"Survivor, genius, perfumer, killer � this is Jean-Baptiste Grenouille. He is abandoned on the filthy streets of Paris as a child, but grows up to discover he has an extraordinary gift: a sense of smell more powerful than any other human�s. Soon, he is creating the most sublime fragrances in all the city. Yet there is one odour he cannot capture. It is exquisite, magical: the scent of a young virgin. And to get it he must kill. And kill. And kill...
The cover should be eye-catching and have the potential to draw people to it who have never heard of the book before. And yet it should also appeal to and not alienate readers who have heard of Perfume, maybe have even read and enjoyed it already but now can't resist buying a definitive copy of the book with an amazingly attractive cover.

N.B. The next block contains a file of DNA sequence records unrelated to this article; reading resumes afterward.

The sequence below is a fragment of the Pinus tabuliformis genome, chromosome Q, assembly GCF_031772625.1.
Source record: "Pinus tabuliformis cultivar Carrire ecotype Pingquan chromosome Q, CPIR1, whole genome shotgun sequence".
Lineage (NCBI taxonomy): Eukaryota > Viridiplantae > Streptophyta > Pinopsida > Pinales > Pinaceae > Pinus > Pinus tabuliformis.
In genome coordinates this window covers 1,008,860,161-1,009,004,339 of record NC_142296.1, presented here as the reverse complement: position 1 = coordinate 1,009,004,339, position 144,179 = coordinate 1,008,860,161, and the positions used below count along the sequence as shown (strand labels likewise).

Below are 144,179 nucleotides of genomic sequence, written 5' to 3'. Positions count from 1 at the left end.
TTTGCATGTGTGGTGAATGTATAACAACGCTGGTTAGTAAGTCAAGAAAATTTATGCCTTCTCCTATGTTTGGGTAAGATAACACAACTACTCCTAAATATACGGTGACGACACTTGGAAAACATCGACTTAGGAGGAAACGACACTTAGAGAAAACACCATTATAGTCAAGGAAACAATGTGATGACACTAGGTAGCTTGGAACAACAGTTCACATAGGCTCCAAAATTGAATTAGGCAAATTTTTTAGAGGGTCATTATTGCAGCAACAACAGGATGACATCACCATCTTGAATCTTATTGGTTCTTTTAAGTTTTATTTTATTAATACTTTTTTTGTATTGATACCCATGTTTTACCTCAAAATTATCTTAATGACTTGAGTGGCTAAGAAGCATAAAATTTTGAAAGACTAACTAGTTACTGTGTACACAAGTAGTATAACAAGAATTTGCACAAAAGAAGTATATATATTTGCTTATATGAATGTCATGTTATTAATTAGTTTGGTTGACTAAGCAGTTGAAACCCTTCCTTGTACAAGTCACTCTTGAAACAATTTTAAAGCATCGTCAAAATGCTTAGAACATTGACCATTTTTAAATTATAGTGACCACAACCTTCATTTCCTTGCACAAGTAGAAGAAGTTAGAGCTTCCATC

Think twice before responding to the title too literally. The title in this case is a noun that is doing quite a lot of descriptive work on the cover, so when you're thinking about what image you want to use consider how it juxtaposes the title. Consider whether you are reinforcing the title with your image or contrasting or complimenting that message. Or whether by visualizing some other aspect of the book you can portray something more compelling. Any of these routes can work if handled well."
S�skind's Perfume is intense, eerie and atmospherically hallucinating. My imagery portrays beauty and disturbance, to mimic the crimes that Grenouille commits to obtain a brilliant perfume. The model, wearing ghostly make-up, can be interpreted as Laure and an embodiment of Grenouille's other grisly murders. The flowing hair, ribbons and golden thread woven into the model's hair, fit the description of the perfect odour and scented ribbons in Baldini's shop. To make my cover 'smell', I used coloured water and floral elements for this effect. I chose the typeface Georgia to complement the soft yet bold photography.